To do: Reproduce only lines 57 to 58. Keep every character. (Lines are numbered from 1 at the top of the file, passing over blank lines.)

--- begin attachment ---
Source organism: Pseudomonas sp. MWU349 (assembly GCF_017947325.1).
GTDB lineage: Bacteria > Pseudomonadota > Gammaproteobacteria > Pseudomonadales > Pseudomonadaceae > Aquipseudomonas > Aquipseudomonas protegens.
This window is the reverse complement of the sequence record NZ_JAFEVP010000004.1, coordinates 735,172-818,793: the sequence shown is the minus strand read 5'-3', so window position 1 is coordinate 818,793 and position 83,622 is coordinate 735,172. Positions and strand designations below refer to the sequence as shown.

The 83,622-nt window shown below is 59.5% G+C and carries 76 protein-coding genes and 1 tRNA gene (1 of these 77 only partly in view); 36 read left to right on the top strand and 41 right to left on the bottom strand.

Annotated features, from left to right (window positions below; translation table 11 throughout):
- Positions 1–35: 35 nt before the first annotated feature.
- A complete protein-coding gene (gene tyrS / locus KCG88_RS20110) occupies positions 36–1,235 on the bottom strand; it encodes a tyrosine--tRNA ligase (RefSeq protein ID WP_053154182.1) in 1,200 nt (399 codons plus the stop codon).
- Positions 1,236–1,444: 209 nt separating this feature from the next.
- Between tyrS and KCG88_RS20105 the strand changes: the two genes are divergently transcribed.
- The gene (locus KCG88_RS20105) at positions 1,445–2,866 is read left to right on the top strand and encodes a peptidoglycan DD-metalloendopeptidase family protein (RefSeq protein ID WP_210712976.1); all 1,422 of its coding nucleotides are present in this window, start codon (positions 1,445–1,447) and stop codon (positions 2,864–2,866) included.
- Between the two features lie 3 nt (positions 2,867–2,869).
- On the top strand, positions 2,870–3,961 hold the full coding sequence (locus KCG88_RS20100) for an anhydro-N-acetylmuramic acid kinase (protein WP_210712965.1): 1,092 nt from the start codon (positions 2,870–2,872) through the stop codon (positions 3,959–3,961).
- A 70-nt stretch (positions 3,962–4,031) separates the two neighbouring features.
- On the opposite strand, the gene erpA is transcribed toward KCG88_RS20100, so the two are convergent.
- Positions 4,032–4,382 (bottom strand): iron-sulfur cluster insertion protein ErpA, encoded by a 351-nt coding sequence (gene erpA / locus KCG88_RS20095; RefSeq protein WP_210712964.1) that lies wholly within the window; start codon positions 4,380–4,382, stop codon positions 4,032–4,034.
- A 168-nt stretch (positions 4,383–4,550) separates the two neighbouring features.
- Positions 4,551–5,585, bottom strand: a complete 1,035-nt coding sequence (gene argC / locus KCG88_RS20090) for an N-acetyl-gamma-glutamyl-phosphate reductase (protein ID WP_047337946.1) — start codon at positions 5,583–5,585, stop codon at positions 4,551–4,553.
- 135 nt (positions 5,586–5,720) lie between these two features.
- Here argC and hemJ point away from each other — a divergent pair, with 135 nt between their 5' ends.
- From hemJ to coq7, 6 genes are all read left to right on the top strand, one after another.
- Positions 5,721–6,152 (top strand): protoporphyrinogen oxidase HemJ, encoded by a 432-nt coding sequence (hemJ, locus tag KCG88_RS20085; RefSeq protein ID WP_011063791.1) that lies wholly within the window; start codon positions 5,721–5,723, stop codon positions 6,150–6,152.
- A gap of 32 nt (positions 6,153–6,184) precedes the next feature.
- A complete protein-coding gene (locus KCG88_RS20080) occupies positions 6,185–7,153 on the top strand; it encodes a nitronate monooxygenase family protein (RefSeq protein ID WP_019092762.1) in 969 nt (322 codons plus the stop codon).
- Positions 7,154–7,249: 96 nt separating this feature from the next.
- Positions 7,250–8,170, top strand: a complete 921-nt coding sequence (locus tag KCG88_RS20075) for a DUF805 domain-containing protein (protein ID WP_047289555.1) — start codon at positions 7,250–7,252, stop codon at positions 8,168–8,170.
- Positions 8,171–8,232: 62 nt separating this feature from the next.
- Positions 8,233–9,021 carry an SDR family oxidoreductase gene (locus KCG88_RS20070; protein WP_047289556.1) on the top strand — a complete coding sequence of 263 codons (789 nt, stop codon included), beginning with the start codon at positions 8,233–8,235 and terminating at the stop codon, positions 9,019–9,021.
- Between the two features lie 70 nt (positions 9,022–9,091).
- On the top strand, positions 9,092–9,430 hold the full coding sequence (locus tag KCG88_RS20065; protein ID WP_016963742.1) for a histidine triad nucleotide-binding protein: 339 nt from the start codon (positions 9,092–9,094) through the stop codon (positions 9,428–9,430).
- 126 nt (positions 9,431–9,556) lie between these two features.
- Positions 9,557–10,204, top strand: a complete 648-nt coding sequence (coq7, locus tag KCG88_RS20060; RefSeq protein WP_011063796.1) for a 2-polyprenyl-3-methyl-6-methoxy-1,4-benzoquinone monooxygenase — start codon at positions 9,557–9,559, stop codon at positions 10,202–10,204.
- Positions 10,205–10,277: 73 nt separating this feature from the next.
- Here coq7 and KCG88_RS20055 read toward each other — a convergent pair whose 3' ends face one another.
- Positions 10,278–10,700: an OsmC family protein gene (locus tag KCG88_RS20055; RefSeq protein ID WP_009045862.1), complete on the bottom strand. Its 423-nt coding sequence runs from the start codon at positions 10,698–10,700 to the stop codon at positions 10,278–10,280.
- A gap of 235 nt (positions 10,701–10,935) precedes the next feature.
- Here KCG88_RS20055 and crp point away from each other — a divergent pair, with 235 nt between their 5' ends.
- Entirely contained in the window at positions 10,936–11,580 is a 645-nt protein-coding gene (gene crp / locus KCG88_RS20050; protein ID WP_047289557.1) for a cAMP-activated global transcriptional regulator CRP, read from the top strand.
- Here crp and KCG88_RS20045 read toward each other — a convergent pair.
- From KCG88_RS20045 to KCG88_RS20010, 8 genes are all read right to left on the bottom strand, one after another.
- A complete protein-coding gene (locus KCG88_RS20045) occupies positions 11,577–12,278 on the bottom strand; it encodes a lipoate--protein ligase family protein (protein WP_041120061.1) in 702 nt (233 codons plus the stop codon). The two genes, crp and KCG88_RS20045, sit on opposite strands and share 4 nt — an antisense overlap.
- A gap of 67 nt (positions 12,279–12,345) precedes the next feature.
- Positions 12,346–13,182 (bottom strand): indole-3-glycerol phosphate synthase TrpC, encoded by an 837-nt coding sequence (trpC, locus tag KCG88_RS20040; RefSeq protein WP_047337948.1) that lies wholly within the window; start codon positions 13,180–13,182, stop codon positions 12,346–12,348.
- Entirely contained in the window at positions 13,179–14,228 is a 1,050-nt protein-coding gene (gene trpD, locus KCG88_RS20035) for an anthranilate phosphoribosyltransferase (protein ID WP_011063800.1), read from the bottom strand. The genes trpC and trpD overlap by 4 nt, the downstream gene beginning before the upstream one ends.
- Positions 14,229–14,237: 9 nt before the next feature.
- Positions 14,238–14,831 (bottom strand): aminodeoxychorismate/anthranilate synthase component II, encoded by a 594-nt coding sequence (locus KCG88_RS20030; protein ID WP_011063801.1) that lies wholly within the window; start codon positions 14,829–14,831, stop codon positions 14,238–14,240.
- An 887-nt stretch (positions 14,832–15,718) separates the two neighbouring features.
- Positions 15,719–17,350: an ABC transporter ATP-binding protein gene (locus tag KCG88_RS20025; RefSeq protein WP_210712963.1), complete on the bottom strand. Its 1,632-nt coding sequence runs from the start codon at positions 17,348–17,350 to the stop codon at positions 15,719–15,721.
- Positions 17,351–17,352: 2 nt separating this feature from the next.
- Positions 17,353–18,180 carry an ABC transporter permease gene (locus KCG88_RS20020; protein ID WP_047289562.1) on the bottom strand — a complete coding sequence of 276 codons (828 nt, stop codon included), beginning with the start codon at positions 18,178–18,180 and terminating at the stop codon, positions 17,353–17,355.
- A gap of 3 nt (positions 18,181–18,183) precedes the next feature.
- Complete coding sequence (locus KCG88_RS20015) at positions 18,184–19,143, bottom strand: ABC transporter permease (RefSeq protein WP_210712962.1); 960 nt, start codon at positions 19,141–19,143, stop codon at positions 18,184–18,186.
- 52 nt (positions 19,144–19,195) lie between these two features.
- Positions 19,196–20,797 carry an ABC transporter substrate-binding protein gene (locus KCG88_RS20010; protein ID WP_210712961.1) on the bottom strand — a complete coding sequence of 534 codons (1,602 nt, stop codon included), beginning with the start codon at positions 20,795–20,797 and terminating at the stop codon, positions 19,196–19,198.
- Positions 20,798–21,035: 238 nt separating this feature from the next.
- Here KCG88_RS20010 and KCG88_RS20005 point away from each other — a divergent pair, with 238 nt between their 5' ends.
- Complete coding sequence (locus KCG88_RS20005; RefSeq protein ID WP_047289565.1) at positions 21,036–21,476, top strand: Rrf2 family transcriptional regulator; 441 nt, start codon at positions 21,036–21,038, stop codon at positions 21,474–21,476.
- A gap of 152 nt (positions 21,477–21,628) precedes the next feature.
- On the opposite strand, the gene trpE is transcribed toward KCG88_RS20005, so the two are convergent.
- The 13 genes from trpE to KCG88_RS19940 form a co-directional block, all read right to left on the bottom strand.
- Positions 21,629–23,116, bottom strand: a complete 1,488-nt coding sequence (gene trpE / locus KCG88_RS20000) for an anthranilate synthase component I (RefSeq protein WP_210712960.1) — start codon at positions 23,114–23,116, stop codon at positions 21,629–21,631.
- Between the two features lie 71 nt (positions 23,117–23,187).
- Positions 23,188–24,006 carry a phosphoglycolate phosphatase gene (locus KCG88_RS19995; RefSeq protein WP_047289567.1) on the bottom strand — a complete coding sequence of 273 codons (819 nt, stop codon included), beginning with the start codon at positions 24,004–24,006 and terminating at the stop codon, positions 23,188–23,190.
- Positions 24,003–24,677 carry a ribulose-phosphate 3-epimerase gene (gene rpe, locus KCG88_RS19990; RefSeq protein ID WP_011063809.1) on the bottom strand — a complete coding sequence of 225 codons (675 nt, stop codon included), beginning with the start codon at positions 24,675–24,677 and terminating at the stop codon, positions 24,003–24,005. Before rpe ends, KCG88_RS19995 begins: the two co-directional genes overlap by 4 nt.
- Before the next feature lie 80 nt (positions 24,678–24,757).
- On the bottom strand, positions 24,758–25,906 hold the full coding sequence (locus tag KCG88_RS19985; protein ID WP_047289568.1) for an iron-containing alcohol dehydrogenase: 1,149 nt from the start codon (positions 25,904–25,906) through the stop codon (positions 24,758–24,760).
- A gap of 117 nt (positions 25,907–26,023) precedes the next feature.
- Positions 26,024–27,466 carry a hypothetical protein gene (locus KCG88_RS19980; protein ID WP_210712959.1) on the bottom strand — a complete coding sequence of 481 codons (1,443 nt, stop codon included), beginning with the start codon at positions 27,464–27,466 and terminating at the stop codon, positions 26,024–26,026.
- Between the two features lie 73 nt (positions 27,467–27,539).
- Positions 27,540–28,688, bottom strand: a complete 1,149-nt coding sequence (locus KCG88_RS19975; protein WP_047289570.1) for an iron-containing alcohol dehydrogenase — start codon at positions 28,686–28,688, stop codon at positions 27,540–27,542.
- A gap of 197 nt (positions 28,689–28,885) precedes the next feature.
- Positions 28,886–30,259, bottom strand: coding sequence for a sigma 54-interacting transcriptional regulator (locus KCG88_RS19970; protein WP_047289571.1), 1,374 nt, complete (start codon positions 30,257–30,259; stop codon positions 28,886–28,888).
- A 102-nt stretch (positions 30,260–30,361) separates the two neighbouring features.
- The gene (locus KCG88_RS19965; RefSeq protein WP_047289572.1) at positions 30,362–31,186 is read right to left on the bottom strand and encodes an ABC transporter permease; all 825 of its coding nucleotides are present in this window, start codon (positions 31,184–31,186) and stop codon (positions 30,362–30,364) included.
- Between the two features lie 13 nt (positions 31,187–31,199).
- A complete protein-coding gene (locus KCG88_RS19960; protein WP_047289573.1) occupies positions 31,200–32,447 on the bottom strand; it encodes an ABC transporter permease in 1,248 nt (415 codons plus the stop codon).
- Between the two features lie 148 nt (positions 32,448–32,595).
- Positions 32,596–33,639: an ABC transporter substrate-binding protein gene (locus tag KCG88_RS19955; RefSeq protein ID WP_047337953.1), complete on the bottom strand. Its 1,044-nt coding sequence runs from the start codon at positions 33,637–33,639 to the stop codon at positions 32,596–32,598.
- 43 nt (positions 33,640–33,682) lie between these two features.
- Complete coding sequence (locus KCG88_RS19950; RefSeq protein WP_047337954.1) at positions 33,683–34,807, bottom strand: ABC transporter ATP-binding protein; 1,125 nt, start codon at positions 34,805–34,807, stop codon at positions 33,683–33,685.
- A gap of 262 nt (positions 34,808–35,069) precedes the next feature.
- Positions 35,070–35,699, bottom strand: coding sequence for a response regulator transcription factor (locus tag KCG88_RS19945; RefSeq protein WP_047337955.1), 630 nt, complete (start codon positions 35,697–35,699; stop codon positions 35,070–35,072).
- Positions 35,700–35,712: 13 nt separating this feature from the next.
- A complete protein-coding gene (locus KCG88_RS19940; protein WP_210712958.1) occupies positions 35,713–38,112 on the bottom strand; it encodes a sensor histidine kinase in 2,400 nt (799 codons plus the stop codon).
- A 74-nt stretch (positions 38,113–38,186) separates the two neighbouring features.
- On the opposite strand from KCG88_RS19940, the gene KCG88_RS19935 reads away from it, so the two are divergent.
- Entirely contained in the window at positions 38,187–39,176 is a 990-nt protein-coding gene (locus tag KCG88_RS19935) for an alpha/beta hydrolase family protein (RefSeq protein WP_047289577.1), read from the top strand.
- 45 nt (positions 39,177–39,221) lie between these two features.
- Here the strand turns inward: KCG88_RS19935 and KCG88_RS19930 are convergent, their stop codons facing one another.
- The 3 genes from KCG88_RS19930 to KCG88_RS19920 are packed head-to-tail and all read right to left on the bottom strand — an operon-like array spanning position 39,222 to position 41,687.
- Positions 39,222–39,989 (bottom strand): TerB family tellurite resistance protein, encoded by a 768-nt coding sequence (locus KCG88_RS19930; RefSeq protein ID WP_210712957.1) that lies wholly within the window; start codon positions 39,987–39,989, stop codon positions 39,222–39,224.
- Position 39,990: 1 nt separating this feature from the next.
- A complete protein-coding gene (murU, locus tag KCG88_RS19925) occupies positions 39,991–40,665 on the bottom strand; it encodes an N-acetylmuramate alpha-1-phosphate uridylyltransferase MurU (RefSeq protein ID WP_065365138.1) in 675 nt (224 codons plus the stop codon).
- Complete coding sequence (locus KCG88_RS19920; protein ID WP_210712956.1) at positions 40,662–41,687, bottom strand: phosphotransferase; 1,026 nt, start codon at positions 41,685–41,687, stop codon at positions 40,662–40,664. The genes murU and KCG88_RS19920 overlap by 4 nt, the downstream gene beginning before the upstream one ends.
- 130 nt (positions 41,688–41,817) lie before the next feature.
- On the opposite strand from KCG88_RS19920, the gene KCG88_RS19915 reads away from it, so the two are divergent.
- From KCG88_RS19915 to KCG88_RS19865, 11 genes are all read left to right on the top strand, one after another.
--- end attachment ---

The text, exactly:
- A gap of 152 nt (positions 21,477–21,628) precedes the next feature.
- On the opposite strand, the gene trpE is transcribed toward KCG88_RS20005, so the two are convergent.